Pond Renovation Part 3: Installing the Overflow Pipe and Final Grading


| 1/23/2009 2:22:00 PM


Tags: ponds, water, dams, excavators, farms,
Read part one of this pond renovation series here.

Read Part two of this pond renovation series here. 

Renovated pond dam just needs grass.

 Day three of this pond renovation project began with the installation of the new plastic overflow pipe. This 8-inch diameter pipe is smooth and will flow more water than the old and larger diameter corrugated pipe system. Installing the pipe was as easy as dozing out a groove in the top of the dam at the correct elevation and angle, setting the pipe, and carefully packing it into place. A water-stopping collar was also installed around the pipe on the pond side of the dam.

It didn’t take too long after installing the pipe to get the new spillway grading completed and to spread topsoil over the dam’s surface. The topsoil will give the grass seed (soon to be planted) a fighting chance to produce a soil-holding stand of turf. I don’t know when I will get to it, but I will report on the grass planting when it happens.

Modern overflow pipe moves lots of water.

Now all we have to do is wait patiently for the renovated pond’s level to increase. It is moving up by inches per day at the moment, but it would come up rapidly with a single spring rainstorm.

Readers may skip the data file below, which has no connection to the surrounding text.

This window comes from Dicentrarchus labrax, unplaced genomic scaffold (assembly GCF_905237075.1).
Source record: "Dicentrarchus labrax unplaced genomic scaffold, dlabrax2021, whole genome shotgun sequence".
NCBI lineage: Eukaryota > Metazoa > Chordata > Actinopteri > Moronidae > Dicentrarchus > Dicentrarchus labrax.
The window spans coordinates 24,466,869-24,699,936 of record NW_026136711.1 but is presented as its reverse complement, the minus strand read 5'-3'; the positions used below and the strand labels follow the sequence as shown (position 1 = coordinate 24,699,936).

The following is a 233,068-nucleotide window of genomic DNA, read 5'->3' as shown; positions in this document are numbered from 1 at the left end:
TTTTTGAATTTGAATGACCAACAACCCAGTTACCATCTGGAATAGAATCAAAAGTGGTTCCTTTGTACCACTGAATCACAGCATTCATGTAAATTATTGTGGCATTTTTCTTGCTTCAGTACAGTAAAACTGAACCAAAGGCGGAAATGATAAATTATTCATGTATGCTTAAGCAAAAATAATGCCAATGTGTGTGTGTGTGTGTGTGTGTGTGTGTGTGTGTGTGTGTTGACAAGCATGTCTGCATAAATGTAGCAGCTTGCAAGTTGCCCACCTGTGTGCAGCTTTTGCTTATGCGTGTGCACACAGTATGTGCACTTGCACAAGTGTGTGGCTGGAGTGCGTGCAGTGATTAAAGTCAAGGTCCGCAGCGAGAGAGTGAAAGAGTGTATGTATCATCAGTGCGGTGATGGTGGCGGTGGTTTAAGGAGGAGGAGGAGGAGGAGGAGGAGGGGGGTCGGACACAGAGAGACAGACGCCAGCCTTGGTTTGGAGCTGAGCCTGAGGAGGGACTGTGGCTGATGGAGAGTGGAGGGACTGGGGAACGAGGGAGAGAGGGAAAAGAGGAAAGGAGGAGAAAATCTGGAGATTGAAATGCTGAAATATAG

Don Hall
1/28/2009 6:10:08 PM

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Hank Will_2
1/27/2009 8:32:40 AM

Hey Robert -- I wish I had a dozer myself, but then I would have needed the time to get the work completed. Here are some good government documents on small dams http://www.trc.govt.nz/environment/land/pdfs/10_farmdam_construction.pdf http://www.lboro.ac.uk/well/resources/technical-briefs/48-small-earth-dams.pdf http://www.naturalresources.nsw.gov.au/care/soil/soil_pubs/pdfs/building_a_farm_dam.pdf http://www.ext.vt.edu/pubs/fisheries/420-011/420-011.html http://www.aces.edu/pubs/docs/A/ANR-1114/#Sec7 You can download the USDA's book from 1997 here: http://usda.mannlib.cornell.edu/reports/general/ah/ah590.pdf As far as shopping for an excavator, I would talk to the local NRCS office and neighbors with ponds. Then I would ask the likely suspects to show me some of the projects they have recently completed. We were lucky to have friends with relatives or friends who were pond builders. The first guy we lined up never showed ... the second guy was there in a week. Hope this helps ... I would love to learn of your progress and see a few pics on the way too. Hank


Robert_1
1/27/2009 6:55:30 AM

Thanks for including the great photos with the pond renovation installments. I recently acquired a small Leavenworth county farm with a pond that had been abandoned several years ago. I like the pond site. Apparently, the pond had been drained because muskrats had ruined the dam. The former pond now has a huge eroded valley in the middle of the dam. Not only are there full grown trees on the back side of the dam, but there are mature trees, brush, and blackberries on the pond side along with some soil fill from years of neglect. I don't mind the idea of removing all the woody vegetation myself and I wouldn't even mind moving the soil around. I'd probably use something smaller than a D6 and I'd take a lot longer to do it. My hesitation would be to start the project as a DIY job without a reference book in hand. So, my questions are (1)can you recommend any pond repair books, extension pamphlets, or even websites and (2) how does one effectively "shop around" for experienced pond re-builders?





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